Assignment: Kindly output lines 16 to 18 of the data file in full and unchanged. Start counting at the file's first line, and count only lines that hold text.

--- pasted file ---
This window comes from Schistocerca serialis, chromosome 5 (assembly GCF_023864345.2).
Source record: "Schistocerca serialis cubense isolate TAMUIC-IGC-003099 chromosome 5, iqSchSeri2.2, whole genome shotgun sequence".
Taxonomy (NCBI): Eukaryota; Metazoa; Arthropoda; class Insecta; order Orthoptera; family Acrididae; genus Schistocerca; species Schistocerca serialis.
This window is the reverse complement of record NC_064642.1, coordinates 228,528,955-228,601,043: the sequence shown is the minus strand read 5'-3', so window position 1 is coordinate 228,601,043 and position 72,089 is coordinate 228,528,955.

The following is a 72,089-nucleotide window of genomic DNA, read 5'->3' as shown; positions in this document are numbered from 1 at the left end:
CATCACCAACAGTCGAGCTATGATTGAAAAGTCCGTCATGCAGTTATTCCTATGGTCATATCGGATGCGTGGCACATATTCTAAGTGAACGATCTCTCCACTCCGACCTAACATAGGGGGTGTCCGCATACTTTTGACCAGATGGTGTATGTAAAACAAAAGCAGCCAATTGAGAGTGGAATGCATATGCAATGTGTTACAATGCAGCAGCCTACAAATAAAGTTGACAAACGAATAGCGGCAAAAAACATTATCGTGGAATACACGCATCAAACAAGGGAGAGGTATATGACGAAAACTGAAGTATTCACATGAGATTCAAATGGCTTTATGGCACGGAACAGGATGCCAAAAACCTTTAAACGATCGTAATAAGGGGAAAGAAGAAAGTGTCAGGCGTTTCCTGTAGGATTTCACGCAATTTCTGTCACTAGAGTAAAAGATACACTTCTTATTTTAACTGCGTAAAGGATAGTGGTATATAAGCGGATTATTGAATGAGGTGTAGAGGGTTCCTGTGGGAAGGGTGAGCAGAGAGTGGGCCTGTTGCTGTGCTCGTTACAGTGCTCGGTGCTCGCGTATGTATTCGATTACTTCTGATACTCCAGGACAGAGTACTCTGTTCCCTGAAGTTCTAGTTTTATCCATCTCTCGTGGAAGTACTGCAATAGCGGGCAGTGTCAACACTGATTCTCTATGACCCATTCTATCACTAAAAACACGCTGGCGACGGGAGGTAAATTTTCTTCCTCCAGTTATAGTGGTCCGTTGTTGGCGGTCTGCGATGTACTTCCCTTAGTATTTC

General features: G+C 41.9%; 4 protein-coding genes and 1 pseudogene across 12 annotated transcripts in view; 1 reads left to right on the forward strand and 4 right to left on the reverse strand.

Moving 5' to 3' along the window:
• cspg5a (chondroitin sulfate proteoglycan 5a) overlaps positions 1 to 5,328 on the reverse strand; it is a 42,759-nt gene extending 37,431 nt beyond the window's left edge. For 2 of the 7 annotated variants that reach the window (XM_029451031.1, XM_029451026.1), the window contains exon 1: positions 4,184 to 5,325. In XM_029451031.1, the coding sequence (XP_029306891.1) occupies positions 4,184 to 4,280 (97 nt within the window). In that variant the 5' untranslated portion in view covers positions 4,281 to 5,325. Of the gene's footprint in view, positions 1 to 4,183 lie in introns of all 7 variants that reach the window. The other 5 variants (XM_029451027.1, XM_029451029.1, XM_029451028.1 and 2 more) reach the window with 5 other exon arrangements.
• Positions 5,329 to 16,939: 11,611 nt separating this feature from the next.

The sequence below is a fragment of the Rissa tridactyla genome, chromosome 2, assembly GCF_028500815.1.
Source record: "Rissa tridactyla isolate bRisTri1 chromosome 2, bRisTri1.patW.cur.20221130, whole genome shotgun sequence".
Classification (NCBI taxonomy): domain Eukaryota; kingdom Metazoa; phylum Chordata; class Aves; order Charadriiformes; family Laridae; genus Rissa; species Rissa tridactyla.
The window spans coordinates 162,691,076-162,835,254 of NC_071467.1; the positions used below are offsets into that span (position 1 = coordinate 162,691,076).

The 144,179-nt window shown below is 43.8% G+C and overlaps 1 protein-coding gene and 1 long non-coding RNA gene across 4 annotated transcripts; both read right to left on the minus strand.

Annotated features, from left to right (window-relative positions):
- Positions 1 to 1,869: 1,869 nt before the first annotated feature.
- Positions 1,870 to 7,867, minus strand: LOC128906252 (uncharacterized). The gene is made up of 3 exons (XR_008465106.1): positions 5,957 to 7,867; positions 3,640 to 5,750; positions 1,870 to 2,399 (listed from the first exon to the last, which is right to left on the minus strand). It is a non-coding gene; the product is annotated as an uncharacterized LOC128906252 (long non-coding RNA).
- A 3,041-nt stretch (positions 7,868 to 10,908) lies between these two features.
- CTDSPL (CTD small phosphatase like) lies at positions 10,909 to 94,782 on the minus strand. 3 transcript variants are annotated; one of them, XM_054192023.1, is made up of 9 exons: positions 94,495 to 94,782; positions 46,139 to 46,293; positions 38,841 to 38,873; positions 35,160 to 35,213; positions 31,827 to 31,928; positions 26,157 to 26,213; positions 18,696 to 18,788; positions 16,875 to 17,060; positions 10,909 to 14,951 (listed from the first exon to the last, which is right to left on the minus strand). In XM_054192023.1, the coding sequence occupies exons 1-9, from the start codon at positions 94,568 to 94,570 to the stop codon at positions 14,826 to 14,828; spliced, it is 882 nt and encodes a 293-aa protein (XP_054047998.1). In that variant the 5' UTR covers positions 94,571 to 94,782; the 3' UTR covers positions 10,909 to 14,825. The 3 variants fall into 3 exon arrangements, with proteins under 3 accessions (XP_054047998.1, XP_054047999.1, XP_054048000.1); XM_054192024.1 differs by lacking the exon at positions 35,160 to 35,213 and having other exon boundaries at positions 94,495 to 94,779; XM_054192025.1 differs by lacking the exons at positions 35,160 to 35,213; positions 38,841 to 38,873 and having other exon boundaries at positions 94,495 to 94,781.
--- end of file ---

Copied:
Annotated features, from left to right (window-relative positions):
- Positions 1 to 1,869: 1,869 nt before the first annotated feature.
- Positions 1,870 to 7,867, minus strand: LOC128906252 (uncharacterized). The gene is made up of 3 exons (XR_008465106.1): positions 5,957 to 7,867; positions 3,640 to 5,750; positions 1,870 to 2,399 (listed from the first exon to the last, which is right to left on the minus strand). It is a non-coding gene; the product is annotated as an uncharacterized LOC128906252 (long non-coding RNA).